Perhaps the time has come to look at our friends across the pond for some lessons. In the United Kingdom, France and Germany they have a multi-party political system. Is it perfect? No, of course not. But for too long in the United States there has only had two choices (this one or that one). Sure we have a nascent third party in this country, but it has about as much direction as the SS Californian did the night the RMS Titanic sank.
But the one thing we do know is the United States is built on a solid foundation of laws and guiding principles. Sometimes we waiver and falter, but at the end of the day we know what this nation stands for and what it represents. Today is a tribute to the founding fathers of this country and what they laid down over two centuries ago that resonates even more today.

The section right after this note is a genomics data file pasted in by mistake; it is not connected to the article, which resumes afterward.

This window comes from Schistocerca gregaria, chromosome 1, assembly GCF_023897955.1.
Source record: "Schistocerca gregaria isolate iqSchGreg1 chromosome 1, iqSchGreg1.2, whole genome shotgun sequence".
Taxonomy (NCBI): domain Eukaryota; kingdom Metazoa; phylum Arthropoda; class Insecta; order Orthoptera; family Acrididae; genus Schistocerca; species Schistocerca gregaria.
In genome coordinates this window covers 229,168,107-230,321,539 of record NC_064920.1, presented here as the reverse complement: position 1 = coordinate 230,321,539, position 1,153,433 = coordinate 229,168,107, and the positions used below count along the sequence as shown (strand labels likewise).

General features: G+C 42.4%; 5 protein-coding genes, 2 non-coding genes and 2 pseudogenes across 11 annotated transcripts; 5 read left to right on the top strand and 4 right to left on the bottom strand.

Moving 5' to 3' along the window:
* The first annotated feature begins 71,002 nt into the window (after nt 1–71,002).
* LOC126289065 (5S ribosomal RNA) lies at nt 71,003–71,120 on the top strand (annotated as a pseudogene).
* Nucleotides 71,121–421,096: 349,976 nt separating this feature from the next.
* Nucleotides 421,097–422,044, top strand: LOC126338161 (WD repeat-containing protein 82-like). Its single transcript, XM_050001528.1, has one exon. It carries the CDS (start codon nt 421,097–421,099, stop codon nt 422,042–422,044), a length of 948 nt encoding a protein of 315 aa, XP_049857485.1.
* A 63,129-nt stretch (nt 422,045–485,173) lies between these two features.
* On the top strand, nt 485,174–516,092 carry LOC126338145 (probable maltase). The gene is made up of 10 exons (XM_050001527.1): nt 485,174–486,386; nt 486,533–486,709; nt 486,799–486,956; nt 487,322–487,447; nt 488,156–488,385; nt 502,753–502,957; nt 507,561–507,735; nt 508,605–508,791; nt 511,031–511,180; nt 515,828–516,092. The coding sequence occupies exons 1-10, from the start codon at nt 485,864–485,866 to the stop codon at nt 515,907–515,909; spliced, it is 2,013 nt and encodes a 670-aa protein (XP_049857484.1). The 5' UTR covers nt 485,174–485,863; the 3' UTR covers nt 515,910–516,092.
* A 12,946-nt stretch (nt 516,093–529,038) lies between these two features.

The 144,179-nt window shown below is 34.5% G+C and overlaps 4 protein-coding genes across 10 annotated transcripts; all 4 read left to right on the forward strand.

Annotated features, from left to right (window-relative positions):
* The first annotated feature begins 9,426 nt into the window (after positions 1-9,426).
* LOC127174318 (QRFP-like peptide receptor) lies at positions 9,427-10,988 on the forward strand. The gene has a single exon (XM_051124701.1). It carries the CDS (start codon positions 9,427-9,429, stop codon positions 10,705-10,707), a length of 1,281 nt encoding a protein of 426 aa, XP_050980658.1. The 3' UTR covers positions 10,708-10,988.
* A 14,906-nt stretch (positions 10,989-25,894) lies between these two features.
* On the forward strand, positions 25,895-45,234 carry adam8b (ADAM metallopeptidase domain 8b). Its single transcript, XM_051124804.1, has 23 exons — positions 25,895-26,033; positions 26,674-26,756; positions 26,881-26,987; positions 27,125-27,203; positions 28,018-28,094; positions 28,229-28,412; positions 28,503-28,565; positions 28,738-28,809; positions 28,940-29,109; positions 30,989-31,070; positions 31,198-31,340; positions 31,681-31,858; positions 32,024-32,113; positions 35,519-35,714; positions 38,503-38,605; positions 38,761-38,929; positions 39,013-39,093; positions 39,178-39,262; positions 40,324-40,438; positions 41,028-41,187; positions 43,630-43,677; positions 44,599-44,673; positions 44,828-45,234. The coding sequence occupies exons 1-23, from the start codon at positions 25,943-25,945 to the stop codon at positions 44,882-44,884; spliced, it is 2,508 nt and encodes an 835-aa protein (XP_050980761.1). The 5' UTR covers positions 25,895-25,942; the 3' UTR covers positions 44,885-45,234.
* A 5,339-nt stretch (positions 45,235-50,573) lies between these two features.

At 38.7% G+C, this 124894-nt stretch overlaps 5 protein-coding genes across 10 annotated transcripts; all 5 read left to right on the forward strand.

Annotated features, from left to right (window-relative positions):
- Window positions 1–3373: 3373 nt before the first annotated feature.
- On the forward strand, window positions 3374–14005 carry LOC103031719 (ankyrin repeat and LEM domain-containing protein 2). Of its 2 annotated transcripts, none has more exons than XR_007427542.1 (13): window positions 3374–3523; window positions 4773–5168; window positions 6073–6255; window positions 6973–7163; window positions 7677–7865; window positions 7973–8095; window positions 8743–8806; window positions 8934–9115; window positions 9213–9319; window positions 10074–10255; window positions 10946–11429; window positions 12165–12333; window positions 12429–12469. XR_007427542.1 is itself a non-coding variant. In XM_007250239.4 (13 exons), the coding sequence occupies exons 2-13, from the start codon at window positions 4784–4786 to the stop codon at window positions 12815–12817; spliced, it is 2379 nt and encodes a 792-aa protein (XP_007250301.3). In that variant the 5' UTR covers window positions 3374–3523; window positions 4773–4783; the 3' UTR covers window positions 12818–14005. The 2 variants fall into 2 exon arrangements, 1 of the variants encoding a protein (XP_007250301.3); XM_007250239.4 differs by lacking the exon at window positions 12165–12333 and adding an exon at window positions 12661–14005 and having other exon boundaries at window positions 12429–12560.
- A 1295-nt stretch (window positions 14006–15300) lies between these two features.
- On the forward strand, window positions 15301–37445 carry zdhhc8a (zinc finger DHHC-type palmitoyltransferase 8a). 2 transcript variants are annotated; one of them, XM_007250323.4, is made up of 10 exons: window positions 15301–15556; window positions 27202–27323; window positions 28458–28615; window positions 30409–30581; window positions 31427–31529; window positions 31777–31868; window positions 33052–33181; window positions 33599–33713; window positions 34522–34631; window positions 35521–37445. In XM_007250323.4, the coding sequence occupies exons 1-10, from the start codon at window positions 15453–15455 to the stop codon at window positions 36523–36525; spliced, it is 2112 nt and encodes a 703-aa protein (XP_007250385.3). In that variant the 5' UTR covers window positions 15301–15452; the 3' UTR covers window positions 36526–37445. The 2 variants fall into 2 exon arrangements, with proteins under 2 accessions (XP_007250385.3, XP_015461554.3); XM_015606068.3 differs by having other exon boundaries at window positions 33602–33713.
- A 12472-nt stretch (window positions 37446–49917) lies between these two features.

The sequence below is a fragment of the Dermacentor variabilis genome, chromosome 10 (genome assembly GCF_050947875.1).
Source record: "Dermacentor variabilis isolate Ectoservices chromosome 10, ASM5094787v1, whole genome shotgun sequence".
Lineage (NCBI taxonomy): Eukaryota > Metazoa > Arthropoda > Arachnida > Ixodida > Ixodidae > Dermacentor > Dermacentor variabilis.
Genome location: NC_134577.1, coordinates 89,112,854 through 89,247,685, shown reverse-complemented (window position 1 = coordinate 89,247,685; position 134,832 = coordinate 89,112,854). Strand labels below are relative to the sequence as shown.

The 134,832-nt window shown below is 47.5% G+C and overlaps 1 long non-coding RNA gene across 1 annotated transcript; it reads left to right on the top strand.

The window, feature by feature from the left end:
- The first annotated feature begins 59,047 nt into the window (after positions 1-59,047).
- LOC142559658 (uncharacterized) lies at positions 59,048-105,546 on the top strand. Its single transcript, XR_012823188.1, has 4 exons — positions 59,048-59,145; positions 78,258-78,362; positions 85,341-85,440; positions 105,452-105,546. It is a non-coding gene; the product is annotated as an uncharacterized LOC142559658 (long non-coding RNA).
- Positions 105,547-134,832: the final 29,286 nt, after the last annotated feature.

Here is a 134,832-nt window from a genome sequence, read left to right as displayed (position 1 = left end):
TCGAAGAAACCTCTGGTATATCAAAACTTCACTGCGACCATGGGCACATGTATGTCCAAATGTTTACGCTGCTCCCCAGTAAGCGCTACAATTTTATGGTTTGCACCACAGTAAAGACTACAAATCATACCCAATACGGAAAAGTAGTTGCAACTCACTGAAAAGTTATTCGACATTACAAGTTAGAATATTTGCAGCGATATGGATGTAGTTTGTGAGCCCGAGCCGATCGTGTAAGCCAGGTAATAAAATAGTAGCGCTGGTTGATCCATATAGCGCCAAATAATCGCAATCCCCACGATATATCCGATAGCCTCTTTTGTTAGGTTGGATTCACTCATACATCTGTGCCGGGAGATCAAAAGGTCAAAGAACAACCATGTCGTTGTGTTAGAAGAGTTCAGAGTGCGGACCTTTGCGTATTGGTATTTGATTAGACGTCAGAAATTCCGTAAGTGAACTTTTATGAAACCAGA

This past week Justice Is Mind went live on Amazon in Germany, Austria, the United Kingdom and Japan. Since the film was released in 2013, it has been my plan to get the film distributed in as many territories as possible. Considering part of the story takes place in Germany, and as our composer and sound mixer reside in the United Kingdom, it’s great to be able to bring the film to those markets. Also, it’s part of the long term plan to generate as much interest in the Justice Is Mind story as possible as the pitch process continues to further develop the project as a TV series. But, like all things in this industry, it’s about having more than one project in development as things take time.